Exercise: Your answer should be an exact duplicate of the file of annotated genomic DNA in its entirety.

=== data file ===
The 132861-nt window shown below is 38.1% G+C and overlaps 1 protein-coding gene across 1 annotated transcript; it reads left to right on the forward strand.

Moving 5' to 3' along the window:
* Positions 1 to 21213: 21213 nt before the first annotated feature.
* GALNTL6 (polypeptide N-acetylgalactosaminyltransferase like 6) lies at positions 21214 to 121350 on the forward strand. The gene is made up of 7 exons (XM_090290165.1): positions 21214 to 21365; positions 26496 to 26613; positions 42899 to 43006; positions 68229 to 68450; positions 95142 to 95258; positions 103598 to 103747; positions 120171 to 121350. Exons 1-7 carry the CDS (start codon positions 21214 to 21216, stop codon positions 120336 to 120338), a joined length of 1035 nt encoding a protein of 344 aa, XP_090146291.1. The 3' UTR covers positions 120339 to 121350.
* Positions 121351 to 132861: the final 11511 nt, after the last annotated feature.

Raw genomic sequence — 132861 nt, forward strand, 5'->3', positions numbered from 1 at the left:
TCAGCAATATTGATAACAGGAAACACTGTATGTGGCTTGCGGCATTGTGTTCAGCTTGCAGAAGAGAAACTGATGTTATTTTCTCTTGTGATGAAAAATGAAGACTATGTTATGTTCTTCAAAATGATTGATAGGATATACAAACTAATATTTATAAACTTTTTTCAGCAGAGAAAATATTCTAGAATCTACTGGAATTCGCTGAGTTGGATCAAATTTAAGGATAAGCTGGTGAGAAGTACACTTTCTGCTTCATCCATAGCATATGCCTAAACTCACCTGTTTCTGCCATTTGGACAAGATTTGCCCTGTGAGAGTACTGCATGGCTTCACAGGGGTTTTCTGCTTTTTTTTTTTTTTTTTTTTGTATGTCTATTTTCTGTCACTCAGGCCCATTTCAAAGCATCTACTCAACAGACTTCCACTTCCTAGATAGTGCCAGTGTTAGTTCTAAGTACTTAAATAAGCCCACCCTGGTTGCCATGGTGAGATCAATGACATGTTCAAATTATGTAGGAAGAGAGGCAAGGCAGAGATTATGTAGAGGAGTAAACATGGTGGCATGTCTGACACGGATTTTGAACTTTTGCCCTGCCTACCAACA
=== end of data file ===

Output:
The 132861-nt window shown below is 38.1% G+C and overlaps 1 protein-coding gene across 1 annotated transcript; it reads left to right on the forward strand.

Moving 5' to 3' along the window:
* Positions 1 to 21213: 21213 nt before the first annotated feature.
* GALNTL6 (polypeptide N-acetylgalactosaminyltransferase like 6) lies at positions 21214 to 121350 on the forward strand. The gene is made up of 7 exons (XM_090290165.1): positions 21214 to 21365; positions 26496 to 26613; positions 42899 to 43006; positions 68229 to 68450; positions 95142 to 95258; positions 103598 to 103747; positions 120171 to 121350. Exons 1-7 carry the CDS (start codon positions 21214 to 21216, stop codon positions 120336 to 120338), a joined length of 1035 nt encoding a protein of 344 aa, XP_090146291.1. The 3' UTR covers positions 120339 to 121350.
* Positions 121351 to 132861: the final 11511 nt, after the last annotated feature.

Raw genomic sequence — 132861 nt, forward strand, 5'->3', positions numbered from 1 at the left:
TCAGCAATATTGATAACAGGAAACACTGTATGTGGCTTGCGGCATTGTGTTCAGCTTGCAGAAGAGAAACTGATGTTATTTTCTCTTGTGATGAAAAATGAAGACTATGTTATGTTCTTCAAAATGATTGATAGGATATACAAACTAATATTTATAAACTTTTTTCAGCAGAGAAAATATTCTAGAATCTACTGGAATTCGCTGAGTTGGATCAAATTTAAGGATAAGCTGGTGAGAAGTACACTTTCTGCTTCATCCATAGCATATGCCTAAACTCACCTGTTTCTGCCATTTGGACAAGATTTGCCCTGTGAGAGTACTGCATGGCTTCACAGGGGTTTTCTGCTTTTTTTTTTTTTTTTTTTTGTATGTCTATTTTCTGTCACTCAGGCCCATTTCAAAGCATCTACTCAACAGACTTCCACTTCCTAGATAGTGCCAGTGTTAGTTCTAAGTACTTAAATAAGCCCACCCTGGTTGCCATGGTGAGATCAATGACATGTTCAAATTATGTAGGAAGAGAGGCAAGGCAGAGATTATGTAGAGGAGTAAACATGGTGGCATGTCTGACACGGATTTTGAACTTTTGCCCTGCCTACCAACA